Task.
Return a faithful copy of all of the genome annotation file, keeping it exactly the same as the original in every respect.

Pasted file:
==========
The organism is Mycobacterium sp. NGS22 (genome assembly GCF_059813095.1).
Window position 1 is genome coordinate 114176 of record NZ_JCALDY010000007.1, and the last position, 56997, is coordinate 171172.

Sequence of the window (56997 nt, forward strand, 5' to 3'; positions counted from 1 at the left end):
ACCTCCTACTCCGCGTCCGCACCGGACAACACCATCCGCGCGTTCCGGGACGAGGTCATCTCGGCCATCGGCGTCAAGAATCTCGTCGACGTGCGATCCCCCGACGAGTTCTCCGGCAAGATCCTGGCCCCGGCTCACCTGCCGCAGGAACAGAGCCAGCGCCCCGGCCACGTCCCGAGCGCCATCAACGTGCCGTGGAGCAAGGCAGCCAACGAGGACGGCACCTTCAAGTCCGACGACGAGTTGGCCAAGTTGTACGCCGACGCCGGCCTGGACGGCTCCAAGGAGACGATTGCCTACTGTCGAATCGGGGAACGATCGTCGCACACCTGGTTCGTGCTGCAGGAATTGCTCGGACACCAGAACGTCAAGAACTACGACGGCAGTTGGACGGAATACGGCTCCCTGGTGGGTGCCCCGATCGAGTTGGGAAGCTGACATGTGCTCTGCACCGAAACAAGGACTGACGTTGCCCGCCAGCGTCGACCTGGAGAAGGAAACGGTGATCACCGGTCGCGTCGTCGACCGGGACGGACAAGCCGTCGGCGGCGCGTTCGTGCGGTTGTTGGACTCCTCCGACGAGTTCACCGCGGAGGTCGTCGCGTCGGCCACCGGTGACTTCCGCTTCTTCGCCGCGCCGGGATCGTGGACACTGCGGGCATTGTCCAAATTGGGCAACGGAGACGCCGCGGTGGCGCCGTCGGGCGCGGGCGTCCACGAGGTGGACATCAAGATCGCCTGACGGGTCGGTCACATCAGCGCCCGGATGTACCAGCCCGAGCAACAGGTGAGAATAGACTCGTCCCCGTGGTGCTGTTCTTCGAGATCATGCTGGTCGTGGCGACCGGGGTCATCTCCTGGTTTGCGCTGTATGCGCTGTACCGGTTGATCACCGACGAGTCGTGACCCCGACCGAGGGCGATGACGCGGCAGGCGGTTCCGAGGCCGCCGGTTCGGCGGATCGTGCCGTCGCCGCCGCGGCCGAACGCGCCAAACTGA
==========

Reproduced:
The organism is Mycobacterium sp. NGS22 (genome assembly GCF_059813095.1).
Window position 1 is genome coordinate 114176 of record NZ_JCALDY010000007.1, and the last position, 56997, is coordinate 171172.

Sequence of the window (56997 nt, forward strand, 5' to 3'; positions counted from 1 at the left end):
ACCTCCTACTCCGCGTCCGCACCGGACAACACCATCCGCGCGTTCCGGGACGAGGTCATCTCGGCCATCGGCGTCAAGAATCTCGTCGACGTGCGATCCCCCGACGAGTTCTCCGGCAAGATCCTGGCCCCGGCTCACCTGCCGCAGGAACAGAGCCAGCGCCCCGGCCACGTCCCGAGCGCCATCAACGTGCCGTGGAGCAAGGCAGCCAACGAGGACGGCACCTTCAAGTCCGACGACGAGTTGGCCAAGTTGTACGCCGACGCCGGCCTGGACGGCTCCAAGGAGACGATTGCCTACTGTCGAATCGGGGAACGATCGTCGCACACCTGGTTCGTGCTGCAGGAATTGCTCGGACACCAGAACGTCAAGAACTACGACGGCAGTTGGACGGAATACGGCTCCCTGGTGGGTGCCCCGATCGAGTTGGGAAGCTGACATGTGCTCTGCACCGAAACAAGGACTGACGTTGCCCGCCAGCGTCGACCTGGAGAAGGAAACGGTGATCACCGGTCGCGTCGTCGACCGGGACGGACAAGCCGTCGGCGGCGCGTTCGTGCGGTTGTTGGACTCCTCCGACGAGTTCACCGCGGAGGTCGTCGCGTCGGCCACCGGTGACTTCCGCTTCTTCGCCGCGCCGGGATCGTGGACACTGCGGGCATTGTCCAAATTGGGCAACGGAGACGCCGCGGTGGCGCCGTCGGGCGCGGGCGTCCACGAGGTGGACATCAAGATCGCCTGACGGGTCGGTCACATCAGCGCCCGGATGTACCAGCCCGAGCAACAGGTGAGAATAGACTCGTCCCCGTGGTGCTGTTCTTCGAGATCATGCTGGTCGTGGCGACCGGGGTCATCTCCTGGTTTGCGCTGTATGCGCTGTACCGGTTGATCACCGACGAGTCGTGACCCCGACCGAGGGCGATGACGCGGCAGGCGGTTCCGAGGCCGCCGGTTCGGCGGATCGTGCCGTCGCCGCCGCGGCCGAACGCGCCAAACTGA